Back to that statue. It's one of three commemorating the Gators' three Heisman-winning quarterbacks, and it shows Spurrier not in coaching gear but in full uniform, right arm cocked back to pass. On Spurrier's left stands 1996 Heisman winner Danny Wuerffel. On his right is Tim Tebow. Completed and dedicated last year, the statues are a popular meeting spot and photo opportunity, with the vast majority of fans posing in front of Tebow or Spurrier, or between the two Gator legends.
"Nobody remembers Danny Wuerffel," said a Florida stadium employee before the game, shaking his head. That's not quite true. A trickle of thirtysomething men, almost certainly alumni who were in school during Wuerffel's 1996 Heisman and national championship season, posed next his statue. But for the most part, it's all about Tebow and the ol' Ball Coach, with a fair number of South Carolina fans also posing beside Spurrier.
Crafting a statue of someone in their lifetime is a dicey business – just ask Penn State – but both Spurrier and the Gators have put the statue in its proper perspective.
"I've been down there [to see the statue] about one day a year," Spurrier said earlier this week, and then dodged the issue of legacies and expectations as deftly as a Lowcountry lawyer. "It wasn't a coaching shot, it was an action, action shot. I thought the guy did a super job who did the statues.''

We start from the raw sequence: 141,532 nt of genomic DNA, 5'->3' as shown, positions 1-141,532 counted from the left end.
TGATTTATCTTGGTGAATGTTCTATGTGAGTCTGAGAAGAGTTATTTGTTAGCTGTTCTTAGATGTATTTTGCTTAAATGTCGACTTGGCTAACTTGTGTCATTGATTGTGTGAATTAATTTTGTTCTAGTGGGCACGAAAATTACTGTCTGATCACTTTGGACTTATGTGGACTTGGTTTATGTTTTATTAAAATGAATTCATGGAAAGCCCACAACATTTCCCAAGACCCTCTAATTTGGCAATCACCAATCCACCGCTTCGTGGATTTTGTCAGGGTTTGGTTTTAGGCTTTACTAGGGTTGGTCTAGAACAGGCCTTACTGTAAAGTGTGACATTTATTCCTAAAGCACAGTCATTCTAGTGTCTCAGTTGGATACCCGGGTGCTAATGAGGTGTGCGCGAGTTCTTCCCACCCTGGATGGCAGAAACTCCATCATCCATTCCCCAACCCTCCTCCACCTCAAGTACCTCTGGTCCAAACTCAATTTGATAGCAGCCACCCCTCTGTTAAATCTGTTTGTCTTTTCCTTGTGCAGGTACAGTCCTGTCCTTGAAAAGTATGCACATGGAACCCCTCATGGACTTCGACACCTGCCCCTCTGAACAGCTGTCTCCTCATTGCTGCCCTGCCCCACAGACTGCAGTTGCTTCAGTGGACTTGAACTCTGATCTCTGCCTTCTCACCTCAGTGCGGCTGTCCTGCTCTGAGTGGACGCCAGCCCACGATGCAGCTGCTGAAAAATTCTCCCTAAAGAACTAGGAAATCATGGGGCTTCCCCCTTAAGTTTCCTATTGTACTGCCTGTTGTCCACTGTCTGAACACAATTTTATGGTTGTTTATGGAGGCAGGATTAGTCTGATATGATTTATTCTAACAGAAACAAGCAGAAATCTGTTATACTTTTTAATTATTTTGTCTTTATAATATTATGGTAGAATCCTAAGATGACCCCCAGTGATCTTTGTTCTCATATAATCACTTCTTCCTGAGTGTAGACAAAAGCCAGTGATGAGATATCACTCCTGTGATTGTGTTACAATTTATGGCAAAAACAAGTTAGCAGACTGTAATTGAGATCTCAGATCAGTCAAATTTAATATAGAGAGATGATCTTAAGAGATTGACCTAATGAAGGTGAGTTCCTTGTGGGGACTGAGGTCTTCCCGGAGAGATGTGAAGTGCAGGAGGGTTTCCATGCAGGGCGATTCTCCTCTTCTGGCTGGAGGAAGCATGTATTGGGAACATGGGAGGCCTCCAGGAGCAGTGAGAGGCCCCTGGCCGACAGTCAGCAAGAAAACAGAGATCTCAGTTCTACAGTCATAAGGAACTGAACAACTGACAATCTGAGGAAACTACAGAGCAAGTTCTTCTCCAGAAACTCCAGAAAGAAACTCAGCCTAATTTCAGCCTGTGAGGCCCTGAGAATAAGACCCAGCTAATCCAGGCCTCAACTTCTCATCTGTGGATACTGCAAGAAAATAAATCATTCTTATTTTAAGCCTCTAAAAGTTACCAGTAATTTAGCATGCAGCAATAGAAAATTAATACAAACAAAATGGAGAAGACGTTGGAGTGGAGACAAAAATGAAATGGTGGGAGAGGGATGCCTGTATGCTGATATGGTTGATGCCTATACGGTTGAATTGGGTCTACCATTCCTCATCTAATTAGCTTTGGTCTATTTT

"I drive by his statue every day," Gators quarterback Jeff Driskel told reporters earlier this week. "He's definitely a Gator great, but it's not really anything that's going to bother us. Our players here didn't play for him or weren't here when he was around. So it's definitely bigger for the media and the fans." Driskel, who threw four touchdowns on Saturday, was 3 years old when Florida won its national championship under Spurrier.
Another national title is out of reach for Spurrier, but Florida has staked a real claim to legitimacy. The list of Gator superlatives following this stomping is impressive: Florida is now 7-0, has not allowed a touchdown at home to an SEC opponent this season and held a team to less than 50 yards rushing for the second straight game. Florida can now clinch the SEC East with a victory against Georgia next week, putting it just one more victory away from a BCS slot.
And to hear Florida coach Will Muschamp tell it, that kind of success can ironically be traced back to … Steve Spurrier. "I have tremendous respect for him," Muschamp said. "He's made my job a lot easier and more doable because of the tradition he built here, and I appreciate that."
More than an hour after the game, with celebrations well underway across the Florida campus, the Spurrier statue stood bathed in a single floodlight. A Gator fan wearing a black cocktail dress and blue-and-orange beads posed for a cell phone picture in front of the Spurrier statue, one thumb up, a smile on her face.
Then she moved 10 feet to the right and Tebowed.